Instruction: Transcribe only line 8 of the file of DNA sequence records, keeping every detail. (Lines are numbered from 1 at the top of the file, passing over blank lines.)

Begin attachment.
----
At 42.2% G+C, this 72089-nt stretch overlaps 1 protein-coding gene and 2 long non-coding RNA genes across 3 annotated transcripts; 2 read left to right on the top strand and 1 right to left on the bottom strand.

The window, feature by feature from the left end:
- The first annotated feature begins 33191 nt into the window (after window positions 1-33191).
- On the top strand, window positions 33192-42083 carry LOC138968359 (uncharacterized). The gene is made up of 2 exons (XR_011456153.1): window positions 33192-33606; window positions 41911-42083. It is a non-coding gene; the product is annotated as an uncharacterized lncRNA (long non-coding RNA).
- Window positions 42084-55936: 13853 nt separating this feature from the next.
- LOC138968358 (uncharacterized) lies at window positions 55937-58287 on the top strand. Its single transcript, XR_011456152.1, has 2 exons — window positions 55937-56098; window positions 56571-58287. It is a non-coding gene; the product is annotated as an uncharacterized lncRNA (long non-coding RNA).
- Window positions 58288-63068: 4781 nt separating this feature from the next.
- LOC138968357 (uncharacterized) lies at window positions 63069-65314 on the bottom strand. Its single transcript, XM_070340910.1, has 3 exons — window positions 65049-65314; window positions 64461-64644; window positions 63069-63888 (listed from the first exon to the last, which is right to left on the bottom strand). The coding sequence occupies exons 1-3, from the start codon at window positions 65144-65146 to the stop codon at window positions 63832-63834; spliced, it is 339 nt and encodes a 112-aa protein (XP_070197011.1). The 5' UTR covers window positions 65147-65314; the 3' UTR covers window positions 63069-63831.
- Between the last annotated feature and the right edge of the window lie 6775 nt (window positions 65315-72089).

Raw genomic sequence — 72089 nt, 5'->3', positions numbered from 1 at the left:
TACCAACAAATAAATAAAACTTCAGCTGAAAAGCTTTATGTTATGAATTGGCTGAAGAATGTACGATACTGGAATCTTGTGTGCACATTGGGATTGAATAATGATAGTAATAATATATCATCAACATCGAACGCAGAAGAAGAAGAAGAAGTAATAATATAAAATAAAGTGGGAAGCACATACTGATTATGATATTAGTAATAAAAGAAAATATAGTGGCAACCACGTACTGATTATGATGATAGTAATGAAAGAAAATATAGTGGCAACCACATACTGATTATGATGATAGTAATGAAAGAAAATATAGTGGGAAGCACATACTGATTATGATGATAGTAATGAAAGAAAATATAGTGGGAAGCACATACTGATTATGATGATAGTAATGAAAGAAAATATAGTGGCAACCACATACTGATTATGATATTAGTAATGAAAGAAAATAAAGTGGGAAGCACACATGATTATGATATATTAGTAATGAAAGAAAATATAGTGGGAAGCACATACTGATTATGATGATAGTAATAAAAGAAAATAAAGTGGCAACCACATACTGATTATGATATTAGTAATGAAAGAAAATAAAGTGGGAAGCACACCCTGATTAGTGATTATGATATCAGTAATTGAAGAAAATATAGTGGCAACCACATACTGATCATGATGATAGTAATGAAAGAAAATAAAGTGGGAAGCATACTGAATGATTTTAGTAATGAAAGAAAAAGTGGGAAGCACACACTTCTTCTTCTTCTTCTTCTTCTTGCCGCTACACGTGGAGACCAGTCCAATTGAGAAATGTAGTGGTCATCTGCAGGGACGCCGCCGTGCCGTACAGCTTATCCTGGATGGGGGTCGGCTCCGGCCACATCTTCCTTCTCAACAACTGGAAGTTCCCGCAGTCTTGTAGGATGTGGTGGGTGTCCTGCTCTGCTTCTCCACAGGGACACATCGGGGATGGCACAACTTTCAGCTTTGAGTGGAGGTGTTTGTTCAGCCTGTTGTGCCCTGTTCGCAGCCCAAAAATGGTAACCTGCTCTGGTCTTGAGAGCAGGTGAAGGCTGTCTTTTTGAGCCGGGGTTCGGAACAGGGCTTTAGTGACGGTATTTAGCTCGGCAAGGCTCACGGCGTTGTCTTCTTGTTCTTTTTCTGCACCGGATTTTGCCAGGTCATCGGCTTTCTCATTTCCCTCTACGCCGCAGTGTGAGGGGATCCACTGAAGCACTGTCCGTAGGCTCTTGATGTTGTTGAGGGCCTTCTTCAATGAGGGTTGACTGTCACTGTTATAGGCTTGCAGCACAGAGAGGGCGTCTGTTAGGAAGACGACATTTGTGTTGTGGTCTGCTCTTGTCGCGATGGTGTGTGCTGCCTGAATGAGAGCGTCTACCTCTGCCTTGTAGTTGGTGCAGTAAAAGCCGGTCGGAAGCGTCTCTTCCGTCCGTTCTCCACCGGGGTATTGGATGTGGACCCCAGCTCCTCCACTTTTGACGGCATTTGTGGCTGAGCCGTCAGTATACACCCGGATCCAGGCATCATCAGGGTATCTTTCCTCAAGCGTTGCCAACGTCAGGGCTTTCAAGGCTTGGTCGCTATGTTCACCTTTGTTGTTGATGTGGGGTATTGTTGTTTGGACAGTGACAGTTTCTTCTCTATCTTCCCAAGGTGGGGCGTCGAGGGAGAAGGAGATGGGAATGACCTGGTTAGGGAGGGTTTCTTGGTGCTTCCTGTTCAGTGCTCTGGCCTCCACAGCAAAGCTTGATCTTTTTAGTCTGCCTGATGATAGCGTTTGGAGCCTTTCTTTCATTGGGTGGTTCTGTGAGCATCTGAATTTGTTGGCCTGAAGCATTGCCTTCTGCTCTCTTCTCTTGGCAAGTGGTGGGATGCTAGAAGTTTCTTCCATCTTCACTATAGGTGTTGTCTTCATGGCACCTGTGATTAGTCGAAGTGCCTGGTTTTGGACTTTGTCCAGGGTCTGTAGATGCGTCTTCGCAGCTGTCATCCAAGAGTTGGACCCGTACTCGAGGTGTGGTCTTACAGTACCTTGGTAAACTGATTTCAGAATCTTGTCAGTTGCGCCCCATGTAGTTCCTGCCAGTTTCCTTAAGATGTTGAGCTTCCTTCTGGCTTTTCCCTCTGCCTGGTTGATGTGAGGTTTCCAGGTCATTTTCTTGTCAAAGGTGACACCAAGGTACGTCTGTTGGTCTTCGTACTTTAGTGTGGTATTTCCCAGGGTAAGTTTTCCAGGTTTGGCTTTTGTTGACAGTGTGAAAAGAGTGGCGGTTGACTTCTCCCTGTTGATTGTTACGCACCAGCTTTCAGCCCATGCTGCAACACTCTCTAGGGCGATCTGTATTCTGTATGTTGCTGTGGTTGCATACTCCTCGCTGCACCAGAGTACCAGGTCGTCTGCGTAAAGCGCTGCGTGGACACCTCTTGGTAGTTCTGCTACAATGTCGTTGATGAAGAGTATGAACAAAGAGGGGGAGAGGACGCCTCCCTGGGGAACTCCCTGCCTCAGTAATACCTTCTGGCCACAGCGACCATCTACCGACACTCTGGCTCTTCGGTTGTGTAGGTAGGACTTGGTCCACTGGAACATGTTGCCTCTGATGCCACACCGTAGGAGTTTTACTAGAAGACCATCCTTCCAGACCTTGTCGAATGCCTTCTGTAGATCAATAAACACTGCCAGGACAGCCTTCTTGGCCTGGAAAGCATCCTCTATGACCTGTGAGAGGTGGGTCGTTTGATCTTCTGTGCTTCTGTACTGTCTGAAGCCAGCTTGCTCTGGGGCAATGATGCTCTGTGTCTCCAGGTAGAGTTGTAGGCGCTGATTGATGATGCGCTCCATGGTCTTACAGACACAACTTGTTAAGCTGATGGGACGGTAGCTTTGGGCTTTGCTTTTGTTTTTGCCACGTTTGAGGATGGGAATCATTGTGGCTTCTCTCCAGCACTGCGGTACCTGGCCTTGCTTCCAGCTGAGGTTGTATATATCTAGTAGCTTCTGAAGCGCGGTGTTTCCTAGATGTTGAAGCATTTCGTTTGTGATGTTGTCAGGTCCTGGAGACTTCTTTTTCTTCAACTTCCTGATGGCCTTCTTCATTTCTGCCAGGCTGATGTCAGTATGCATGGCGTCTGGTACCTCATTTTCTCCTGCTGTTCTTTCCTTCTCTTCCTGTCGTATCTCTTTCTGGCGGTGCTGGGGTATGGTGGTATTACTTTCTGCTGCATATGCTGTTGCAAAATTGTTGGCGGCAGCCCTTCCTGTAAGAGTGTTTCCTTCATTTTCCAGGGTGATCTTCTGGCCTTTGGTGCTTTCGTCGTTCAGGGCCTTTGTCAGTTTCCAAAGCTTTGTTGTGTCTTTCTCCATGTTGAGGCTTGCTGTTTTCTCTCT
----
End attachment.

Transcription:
- LOC138968357 (uncharacterized) lies at window positions 63069-65314 on the bottom strand. Its single transcript, XM_070340910.1, has 3 exons — window positions 65049-65314; window positions 64461-64644; window positions 63069-63888 (listed from the first exon to the last, which is right to left on the bottom strand). The coding sequence occupies exons 1-3, from the start codon at window positions 65144-65146 to the stop codon at window positions 63832-63834; spliced, it is 339 nt and encodes a 112-aa protein (XP_070197011.1). The 5' UTR covers window positions 65147-65314; the 3' UTR covers window positions 63069-63831.